Monday, May 29, 2017

Lessons Not Learned

In view of the National Security advisor's Afghan policy, Brian P. McGlinchey argues, "Zbigniew Brzezinski was much like Osama bin Laden. They may well share the same afterlife."

That's a little harsh. Still, McGlinchey is right to point out that the subject of his bin Laden comparison, who died last week at the age of 89, "bears enormous responsibility for the rise of the Taliban, al Qaeda and ISIS."

On July 3, 1979 President Jimmy Carter signed an order to provide covert assistance to the Mujahideen rebels aiming to overthrow the pro-Soviet government in Kabul.  As Brzezinski expected, that effort encouraged the Soviets to invade Afghanistan, prompting him to tell the President "We now have the opportunity of giving to the USSR its Vietnam War.”

One estimate has it that in the nine-year war between the Soviets and the Taliban, approximately one million civilians, 90,000 Mujahideen fighters, 18,000 Afghan troops, and 14, 500 Russian soldiers were killed. (The death of a million civilians was a rather large price to pay for the pyshic satisfaction of seeing 14,500 communists killed.) The Soviet army was forced out in February, 1989 and the communist regime of Mohammad Najibullah was forced from power in 1992.

Although the overrated, dreaded Russians  suffered the direct defeat in Afghanistan, the USA suffered a severe blow from which it has never fully recovered because, McGlinchey recognizes

The CIA and Saudi GID recruited jihadists from all around the Muslim world, creating relationships and networks that would evolve into not only al Qaeda, but also ISIS and many other Salafist terrorist groups across several continents.

Still, the impact of Brzezinski's central Asian policy falls short of meriting him eternal existence in a fiery destination with Osama bin Laden. However, McGlinchey links to a 1998 interview in which Carters's former advisor is asked "When the Soviets justified their intervention by asserting that they intended to fight against secret US involvement in Afghanistan , nobody believed them . However, there was an element of truth in this. You don’t regret any of this today?"  (Video below is from a later interview but which partially pertains to the 1998 discussion.)

Remarkably, Brzezinski responded

Regret what? That secret operation was an excellent idea. It had the effect of drawing the Russians into the Afghan trap and you want me to regret it? The day that the Soviets officially crossed the border, I wrote to President Carter, essentially: “We now have the opportunity of giving to the USSR its Vietnam war." Indeed, for almost 10 years, Moscow had to carry on a war that was unsustainable for the regime , a conflict that bought about the demoralization and finally the breakup of the Soviet empire.

Worse, asked "do you regret having supported Islamic fundamentalism, which has given arms and advice to future terrorists, Dr. Brzezinski responded "what is more important in world history? The Taliban or the collapse of the Soviet empire? Some agitated Moslems or the liberation of Central Europe and the end of the cold war."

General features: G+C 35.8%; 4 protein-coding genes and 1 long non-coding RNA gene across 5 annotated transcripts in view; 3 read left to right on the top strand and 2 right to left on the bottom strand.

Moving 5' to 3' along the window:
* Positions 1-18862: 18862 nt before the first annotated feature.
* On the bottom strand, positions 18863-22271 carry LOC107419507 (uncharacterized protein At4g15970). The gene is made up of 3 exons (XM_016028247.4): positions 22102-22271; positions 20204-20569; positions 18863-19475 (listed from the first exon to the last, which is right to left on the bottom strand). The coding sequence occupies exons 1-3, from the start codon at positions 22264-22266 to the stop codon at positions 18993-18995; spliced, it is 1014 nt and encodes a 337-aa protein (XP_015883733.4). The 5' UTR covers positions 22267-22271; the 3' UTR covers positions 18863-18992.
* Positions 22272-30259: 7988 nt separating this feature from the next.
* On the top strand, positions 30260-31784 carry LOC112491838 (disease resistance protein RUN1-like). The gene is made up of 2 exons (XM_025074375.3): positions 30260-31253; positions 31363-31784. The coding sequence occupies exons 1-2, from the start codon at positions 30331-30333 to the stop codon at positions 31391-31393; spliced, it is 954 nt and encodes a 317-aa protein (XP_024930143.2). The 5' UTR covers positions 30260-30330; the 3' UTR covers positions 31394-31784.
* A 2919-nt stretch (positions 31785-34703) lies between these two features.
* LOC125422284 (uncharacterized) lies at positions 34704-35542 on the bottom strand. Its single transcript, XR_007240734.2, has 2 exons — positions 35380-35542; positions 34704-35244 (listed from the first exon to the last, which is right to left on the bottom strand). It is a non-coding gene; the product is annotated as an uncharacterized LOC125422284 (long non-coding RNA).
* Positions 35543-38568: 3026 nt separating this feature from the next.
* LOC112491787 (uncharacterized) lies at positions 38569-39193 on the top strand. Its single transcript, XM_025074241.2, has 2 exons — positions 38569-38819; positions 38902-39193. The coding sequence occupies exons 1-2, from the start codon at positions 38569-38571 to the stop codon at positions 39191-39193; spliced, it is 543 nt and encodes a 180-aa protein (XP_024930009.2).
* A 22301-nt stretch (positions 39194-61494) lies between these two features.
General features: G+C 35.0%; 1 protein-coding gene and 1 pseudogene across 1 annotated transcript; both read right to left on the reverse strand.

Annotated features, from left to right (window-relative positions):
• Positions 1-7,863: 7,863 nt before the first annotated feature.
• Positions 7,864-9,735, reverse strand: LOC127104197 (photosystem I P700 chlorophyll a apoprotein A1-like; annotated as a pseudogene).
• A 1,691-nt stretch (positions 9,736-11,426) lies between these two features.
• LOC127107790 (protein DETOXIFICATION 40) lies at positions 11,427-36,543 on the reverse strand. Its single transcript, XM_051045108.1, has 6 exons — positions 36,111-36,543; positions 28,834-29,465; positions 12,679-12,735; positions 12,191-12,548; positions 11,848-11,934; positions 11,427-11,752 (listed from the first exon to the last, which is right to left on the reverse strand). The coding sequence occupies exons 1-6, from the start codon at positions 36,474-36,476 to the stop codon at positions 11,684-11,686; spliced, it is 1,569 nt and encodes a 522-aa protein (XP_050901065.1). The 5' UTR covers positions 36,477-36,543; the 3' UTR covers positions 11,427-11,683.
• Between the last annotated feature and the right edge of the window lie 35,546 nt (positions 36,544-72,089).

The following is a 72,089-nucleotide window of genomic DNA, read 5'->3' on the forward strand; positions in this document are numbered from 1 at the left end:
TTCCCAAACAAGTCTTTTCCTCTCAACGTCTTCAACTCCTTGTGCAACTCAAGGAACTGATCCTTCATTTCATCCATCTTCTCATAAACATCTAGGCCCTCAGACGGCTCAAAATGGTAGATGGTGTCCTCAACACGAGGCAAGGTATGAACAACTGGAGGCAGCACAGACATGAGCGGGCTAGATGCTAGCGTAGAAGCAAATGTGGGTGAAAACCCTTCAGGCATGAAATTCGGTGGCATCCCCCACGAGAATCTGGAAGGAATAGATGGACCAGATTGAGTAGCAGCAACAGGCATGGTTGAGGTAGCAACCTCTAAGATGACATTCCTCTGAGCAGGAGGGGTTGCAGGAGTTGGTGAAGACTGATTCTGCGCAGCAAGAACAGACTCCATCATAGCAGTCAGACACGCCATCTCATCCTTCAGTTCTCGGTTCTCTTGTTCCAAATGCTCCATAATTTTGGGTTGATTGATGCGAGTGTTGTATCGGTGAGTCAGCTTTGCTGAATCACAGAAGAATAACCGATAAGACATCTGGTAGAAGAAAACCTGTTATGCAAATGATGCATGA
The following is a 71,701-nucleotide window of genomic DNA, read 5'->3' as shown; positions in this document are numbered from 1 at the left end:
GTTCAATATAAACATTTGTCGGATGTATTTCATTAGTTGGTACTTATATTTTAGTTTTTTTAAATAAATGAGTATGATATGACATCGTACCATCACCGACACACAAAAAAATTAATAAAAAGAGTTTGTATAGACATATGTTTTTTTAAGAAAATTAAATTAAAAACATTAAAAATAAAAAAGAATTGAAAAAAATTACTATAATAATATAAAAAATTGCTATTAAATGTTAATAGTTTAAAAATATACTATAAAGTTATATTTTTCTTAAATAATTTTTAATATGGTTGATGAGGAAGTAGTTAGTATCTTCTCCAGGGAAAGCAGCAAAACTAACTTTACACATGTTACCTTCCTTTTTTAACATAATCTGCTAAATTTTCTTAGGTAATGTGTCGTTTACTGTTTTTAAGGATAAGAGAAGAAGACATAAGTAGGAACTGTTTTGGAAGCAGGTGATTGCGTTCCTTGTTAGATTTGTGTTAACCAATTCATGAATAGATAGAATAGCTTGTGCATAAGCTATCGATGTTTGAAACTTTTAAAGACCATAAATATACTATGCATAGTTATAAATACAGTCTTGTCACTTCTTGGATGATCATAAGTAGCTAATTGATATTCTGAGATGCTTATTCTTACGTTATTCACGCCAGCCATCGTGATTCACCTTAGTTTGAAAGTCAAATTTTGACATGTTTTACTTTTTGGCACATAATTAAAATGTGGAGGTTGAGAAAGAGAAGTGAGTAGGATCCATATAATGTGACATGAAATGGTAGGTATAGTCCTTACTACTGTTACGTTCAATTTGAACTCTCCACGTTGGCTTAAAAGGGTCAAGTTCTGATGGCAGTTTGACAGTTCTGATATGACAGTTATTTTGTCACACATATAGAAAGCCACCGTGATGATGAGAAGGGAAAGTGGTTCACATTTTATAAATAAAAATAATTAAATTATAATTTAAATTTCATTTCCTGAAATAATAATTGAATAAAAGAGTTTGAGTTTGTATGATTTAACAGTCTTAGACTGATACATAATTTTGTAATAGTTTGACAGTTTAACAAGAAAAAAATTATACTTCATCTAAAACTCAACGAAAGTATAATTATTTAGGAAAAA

Let me answer. The Soviet Union already was on the road to collapse, which would have occurred even in the absence of its defeat in Afghanistan.  And those "agitated Moslems" arguably have become a bigger threat to world peace- and inarguably to innocent civilians- than the Soviet Union ever was.

Brzezinski went on to ask rhetorically "what is there in common among fundamentalist Saudi Arabia, moderate Morocco, militarist Pakistan, pro-Western Egypt or secularist Central Asia? Nothing more than what unites the Christian countries..."

That betrays a fundamental misunderstanding of the nature of the threat which has faced the free world for over a quarter century.  Whatever Riyadh's involvement- probably severely minimized by the US government- in the 9/11/01 terrorist attacks, danger now resides less in nation-states than in terrorist organizations.

It's understandable that very few people (nor I) understood that dynamic in 1989, when the governments of Pakistan, Saudi Arabia, Iran, China, and Egypt also aided the rebels. Nonetheless, when Brzezinski in the same interview noted Islam "is the leading religion of the  world with 1.5 billion followers," he granted its adherents a favorable spin which would have been lacking had he instead remarked that Islam is "followed by 1.5 billion people."  Properly slamming "demagoguery or emotionalism," Brzezinski himself failed to "look at Islam in a rational manner," as he urged.

Although Donald Trump has less of an understanding of Islam that did the late Dr. Brzezinski- or than most people- there was an echo in the President's recent speech in Riyadh of a misunderstanding of the threat posed by Islamic militants.

Trump chose "to express our gratitude to (Saudi Arabia's) King Salman for this strong demonstration of leadership." Announcing $110 billion in arms sales to the Saudi autocrats, he stated "we are here to offer partnership- based on shared interests and values- to pursue a better future for us all." The Butchers of Riyadh no doubt were pleased to learn that "the land of the free and the home of the brave" shares their "interests and values."

Recollection of Zbigniew Brzezinski's role in facilitating the rise of global terrorism can remind us that in the course of 19 or 37 years, we still have learned so little about the menace confronting the world.

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